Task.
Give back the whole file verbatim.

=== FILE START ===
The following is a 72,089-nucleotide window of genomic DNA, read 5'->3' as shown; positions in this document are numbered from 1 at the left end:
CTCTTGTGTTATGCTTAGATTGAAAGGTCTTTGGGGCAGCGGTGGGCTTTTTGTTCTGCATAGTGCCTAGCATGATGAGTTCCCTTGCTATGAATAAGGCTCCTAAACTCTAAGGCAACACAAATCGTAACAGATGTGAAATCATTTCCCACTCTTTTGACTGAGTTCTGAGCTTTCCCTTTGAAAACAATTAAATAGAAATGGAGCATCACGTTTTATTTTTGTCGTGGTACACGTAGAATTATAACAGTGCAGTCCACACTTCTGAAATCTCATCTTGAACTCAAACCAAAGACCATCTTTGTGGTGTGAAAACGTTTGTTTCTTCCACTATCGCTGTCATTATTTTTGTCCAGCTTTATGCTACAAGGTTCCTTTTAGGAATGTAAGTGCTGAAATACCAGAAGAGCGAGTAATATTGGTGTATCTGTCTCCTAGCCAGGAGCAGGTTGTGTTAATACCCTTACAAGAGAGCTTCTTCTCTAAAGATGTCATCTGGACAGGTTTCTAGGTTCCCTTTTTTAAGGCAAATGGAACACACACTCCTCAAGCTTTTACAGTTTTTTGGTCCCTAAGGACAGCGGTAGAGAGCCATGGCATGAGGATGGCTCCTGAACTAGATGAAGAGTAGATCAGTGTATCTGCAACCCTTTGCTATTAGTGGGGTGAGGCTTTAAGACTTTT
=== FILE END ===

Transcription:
The following is a 72,089-nucleotide window of genomic DNA, read 5'->3' as shown; positions in this document are numbered from 1 at the left end:
CTCTTGTGTTATGCTTAGATTGAAAGGTCTTTGGGGCAGCGGTGGGCTTTTTGTTCTGCATAGTGCCTAGCATGATGAGTTCCCTTGCTATGAATAAGGCTCCTAAACTCTAAGGCAACACAAATCGTAACAGATGTGAAATCATTTCCCACTCTTTTGACTGAGTTCTGAGCTTTCCCTTTGAAAACAATTAAATAGAAATGGAGCATCACGTTTTATTTTTGTCGTGGTACACGTAGAATTATAACAGTGCAGTCCACACTTCTGAAATCTCATCTTGAACTCAAACCAAAGACCATCTTTGTGGTGTGAAAACGTTTGTTTCTTCCACTATCGCTGTCATTATTTTTGTCCAGCTTTATGCTACAAGGTTCCTTTTAGGAATGTAAGTGCTGAAATACCAGAAGAGCGAGTAATATTGGTGTATCTGTCTCCTAGCCAGGAGCAGGTTGTGTTAATACCCTTACAAGAGAGCTTCTTCTCTAAAGATGTCATCTGGACAGGTTTCTAGGTTCCCTTTTTTAAGGCAAATGGAACACACACTCCTCAAGCTTTTACAGTTTTTTGGTCCCTAAGGACAGCGGTAGAGAGCCATGGCATGAGGATGGCTCCTGAACTAGATGAAGAGTAGATCAGTGTATCTGCAACCCTTTGCTATTAGTGGGGTGAGGCTTTAAGACTTTT